Devotionals
 

Devotionals are short essays written by GSLC members and staff that explore the ways the Holy Spirit works within our every day lives.  There are several ways we invite you to use these devotionals:

  • Make them a part of a prayer practice - read a devotion and consider the ways that Christ has worked similarly in your life or works in unexpected ways.
  • Make them a part of a journaling practice - read a devotion and journal about what the Holy Spirit is stirring in you as you reflect on the essay.
  • Use them as a reminder that God works in all things, the bad and the good.

With over 400 available devotions, you can use these daily, weekly, or monthly.  It's up to you!  We just hope that by reading these inspiring stories provided by Good Shepherd's flock you are able to better see where Jesus is present in all things!  Thank you to all of our members that have provided devotionals throughout the past couple of years!

 
Good Shepherd Lutheran Church

Daily Devotion by by Tara Chapin

Lately I have been re-reading one of my favorite books from when I was younger: C.S. Lewis’ The Great Divorce. I sure love a good Christian allegory. (If you haven’t read C.S. Lewis’ Space Trilogy, stop reading this devotion and start reading that right now.) As I enjoy this beloved story again, I will try to explain how it has helped me reflect on my day to day life and given me hope during the season of advent. Alert: book spoilers ahead…

The Great Divorce, if you haven’t read it, is a story about a man who has a dream about going to a “grey town.” He, along with several passengers from the grey town, hop on a flying bus, soaring over the grey town and up to the “Valley of the Shadow of Life.” When they arrive, their bodies become transparent, shadow-like ghosts. The Valley is completely still, unmoved by their presence. Walking on the grass is like walking on glass, not even a blade moves with each step. It is painful. Shining spirits come over the mountains and through the Valley to greet them. They are full of joy. Some of the spirits where known to the passengers in life and weren’t necessarily known to have lived perfectly. The man listens to conversations between each spirit and his fellow bus riders. The spirits try to encourage each passenger to humble themselves, let go of their stumbling blocks, love God, and stay in the Valley. The man listens intently, hearing each passenger’s excuses for why they must return to the bus and the grey town. An arrogant artist refuses, claiming he couldn’t stand to live in a place without personal property, or where his paintings wouldn’t be appreciated. In the end, the man asks if the people in the grey town will remain there for eternity, or if one day, God will free them and bring them to heaven? But it is explained that heaven is available to all who desire it. It is an invitation. The passengers are free to choose, and they choose their own destiny. Choosing God is not passive, but intentional. And it never comes without sacrifice.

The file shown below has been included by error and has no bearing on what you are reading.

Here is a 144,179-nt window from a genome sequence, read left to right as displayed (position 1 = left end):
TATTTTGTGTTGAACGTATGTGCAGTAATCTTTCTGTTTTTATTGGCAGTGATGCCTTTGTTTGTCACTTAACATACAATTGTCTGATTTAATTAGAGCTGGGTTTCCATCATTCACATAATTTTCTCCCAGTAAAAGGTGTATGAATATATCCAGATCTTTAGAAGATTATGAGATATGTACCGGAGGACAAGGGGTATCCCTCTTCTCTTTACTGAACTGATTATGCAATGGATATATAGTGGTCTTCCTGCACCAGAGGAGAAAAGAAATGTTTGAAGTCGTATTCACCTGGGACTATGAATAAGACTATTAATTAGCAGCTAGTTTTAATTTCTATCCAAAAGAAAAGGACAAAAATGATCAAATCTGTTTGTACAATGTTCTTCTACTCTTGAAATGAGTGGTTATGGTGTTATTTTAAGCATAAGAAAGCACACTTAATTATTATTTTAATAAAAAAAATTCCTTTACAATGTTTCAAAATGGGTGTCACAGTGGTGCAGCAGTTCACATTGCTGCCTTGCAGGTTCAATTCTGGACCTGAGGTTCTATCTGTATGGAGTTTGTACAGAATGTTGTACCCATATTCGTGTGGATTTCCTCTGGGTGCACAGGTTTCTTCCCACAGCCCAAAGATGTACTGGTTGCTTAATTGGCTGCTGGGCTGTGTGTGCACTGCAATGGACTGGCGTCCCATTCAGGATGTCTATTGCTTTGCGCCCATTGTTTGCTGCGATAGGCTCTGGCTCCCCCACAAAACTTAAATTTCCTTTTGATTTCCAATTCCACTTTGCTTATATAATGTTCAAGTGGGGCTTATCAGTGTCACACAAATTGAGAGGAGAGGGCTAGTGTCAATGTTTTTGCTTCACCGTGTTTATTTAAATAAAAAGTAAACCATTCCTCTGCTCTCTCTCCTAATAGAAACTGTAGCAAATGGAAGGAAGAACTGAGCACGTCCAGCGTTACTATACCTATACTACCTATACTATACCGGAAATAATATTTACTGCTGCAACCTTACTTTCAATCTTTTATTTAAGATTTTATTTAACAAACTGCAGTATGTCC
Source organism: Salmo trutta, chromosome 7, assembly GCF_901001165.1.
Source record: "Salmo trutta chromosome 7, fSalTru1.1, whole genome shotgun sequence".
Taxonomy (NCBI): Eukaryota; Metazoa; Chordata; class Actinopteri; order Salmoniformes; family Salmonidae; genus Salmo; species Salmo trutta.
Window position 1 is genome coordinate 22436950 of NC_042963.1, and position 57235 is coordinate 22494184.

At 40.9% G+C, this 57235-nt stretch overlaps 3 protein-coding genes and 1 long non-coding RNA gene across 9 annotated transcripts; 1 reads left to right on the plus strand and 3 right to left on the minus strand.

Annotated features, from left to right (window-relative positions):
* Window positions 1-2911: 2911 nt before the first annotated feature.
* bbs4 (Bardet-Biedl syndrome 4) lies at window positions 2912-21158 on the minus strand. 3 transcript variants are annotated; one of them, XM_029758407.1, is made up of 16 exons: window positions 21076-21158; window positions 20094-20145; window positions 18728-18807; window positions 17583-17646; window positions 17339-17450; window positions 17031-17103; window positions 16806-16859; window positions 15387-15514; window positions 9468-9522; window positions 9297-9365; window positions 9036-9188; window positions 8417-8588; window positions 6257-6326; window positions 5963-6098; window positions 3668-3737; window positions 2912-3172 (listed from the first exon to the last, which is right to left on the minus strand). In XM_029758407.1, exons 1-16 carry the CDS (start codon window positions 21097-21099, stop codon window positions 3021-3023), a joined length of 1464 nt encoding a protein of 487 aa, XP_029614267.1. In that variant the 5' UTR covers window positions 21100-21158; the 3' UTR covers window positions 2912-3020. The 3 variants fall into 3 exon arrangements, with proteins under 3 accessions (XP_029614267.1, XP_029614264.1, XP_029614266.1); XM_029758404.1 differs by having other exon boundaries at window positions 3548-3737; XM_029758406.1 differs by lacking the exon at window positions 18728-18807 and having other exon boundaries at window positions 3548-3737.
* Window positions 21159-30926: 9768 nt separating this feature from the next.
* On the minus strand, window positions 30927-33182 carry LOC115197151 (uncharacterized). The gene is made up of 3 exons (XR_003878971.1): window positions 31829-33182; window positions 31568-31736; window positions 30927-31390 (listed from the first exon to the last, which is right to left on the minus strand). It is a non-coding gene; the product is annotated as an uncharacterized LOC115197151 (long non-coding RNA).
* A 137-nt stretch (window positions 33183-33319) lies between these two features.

In the story, the grey town represents hell for those who will never choose heaven. It represents purgatory for those who will. The themes are clear: We must humble ourselves and love God above all else; and the concept of free will is crucial to our salvation. Salvation is given to us freely. We don’t have to deserve it, but we must choose it.  Scholars and regular folks alike have argued endlessly about this book, accusing it of “watering down” the concept of hell. But this is a work of fiction, and I think the haters are missing the point. Whether you agree with this visualization of hell or not, I think we can all relate to the bus passengers represented. We all have excuses for why we don’t choose God in our daily lives. The funny thing is… most of our excuses aren’t even that important in the scheme of things. “I don’t have time to pray because…” The list goes on. 

The Great Divorce makes me take an honest look at my mortality, focusing on ideas of death, judgement, heaven and hell (heavy, I know). In this advent season, as we enter the cold winter months, reading this book helps me make time for quiet reflection. And more importantly, it gives me HOPE.  We are REDEEMABLE. We are not beyond saving. Even if we are approaching the “winter” season of our lives, it is not too late. We can still humble ourselves. Because God so loved the world, that he gave his only son. Born in a manger. A very humbling beginning, for a very big invitation. We can choose it.  If not, like this story depicts, we will remain a shadow of what we could have been.  

What is holding you back? Why are you getting back on the bus?

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